A lot will depend on what was agreed between them at the time. A legally binding contract could be forced if there was an offer, an acceptance and consideration. For example, if the buyer had offered to buy the item for a set price, the seller accepted it and then the buyer showed consideration, such as travelling down on the promise of the sale, that could indeed have created a binding contract.
If the seller then breached the contract by not selling the item, they would be acting in breach of contract and the buyer could consider making a claim for compensation. However, any compensation must only be equal to any losses they have suffered as a result of this. They could consider claiming for the wasted travel costs, but apart from that they would only really be able to claim for a price difference between what they could have bought the item for and what they may have had to pay for an item with equal specifications.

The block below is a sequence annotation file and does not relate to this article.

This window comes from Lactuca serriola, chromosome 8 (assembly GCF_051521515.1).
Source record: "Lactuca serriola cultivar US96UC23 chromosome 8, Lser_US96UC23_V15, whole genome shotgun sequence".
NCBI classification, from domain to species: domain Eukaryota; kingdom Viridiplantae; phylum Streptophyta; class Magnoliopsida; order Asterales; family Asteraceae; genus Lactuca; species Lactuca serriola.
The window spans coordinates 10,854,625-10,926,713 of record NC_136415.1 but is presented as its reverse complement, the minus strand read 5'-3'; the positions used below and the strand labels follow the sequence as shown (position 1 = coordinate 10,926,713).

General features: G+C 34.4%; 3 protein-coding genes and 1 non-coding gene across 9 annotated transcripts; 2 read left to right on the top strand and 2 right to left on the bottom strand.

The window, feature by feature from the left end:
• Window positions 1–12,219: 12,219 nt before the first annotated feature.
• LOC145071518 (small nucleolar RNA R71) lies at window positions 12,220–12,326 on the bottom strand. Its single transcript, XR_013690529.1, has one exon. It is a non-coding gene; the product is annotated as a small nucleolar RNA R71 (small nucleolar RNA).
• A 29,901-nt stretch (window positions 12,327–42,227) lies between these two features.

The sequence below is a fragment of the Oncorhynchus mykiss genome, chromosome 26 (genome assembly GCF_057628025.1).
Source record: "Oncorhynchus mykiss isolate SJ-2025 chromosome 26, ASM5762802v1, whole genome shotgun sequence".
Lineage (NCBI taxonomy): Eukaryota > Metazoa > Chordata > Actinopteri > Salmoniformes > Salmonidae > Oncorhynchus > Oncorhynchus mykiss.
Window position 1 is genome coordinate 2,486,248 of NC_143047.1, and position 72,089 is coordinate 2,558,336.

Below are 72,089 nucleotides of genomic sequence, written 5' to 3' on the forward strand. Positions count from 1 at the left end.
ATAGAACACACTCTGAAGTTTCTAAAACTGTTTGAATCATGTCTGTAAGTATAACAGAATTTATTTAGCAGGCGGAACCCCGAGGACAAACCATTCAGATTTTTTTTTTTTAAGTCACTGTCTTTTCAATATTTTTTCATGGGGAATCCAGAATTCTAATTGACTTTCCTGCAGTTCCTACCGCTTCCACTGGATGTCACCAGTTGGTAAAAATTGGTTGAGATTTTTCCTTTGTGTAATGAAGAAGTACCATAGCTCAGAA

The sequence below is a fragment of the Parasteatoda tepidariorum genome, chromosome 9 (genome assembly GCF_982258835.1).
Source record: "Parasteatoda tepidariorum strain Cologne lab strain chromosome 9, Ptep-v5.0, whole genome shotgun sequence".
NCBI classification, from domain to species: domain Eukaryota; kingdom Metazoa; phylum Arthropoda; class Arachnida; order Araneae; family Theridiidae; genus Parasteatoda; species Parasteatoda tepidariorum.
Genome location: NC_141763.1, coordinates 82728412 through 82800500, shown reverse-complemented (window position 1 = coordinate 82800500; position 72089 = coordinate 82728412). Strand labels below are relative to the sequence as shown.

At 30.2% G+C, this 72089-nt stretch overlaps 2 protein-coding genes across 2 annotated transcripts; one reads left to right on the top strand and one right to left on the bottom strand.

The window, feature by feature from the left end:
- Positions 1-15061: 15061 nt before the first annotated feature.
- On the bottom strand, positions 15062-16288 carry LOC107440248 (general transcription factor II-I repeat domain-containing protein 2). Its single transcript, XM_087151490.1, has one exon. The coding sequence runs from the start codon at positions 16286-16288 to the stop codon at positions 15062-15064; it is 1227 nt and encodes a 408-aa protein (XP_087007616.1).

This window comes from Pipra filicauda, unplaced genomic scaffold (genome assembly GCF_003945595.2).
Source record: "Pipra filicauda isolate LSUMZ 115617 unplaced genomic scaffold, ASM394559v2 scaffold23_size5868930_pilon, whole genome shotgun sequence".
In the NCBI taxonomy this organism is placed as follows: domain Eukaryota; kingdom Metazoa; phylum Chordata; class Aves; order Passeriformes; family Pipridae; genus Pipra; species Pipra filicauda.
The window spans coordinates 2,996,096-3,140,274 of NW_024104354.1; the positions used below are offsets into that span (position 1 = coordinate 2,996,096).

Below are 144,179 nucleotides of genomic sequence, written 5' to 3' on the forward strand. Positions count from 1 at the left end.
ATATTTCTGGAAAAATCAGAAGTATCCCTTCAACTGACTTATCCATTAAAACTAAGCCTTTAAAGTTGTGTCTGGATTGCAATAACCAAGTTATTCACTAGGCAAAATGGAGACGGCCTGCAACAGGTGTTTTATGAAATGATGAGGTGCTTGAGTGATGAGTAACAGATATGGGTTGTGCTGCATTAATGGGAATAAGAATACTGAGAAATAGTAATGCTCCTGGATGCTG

The travel costs will only likely cover actual costs like fuel, not time. There is general compensation they can claim, unless they can show losses so that 250 may not be payable. The other 250 could potentially cover any extra expenses but only if this was a similar spec trailer, they cannot go and buy something much newer or better and then claim that difference. So whilst there MAY be a claim, it is unlikely to be as large as what they are after.
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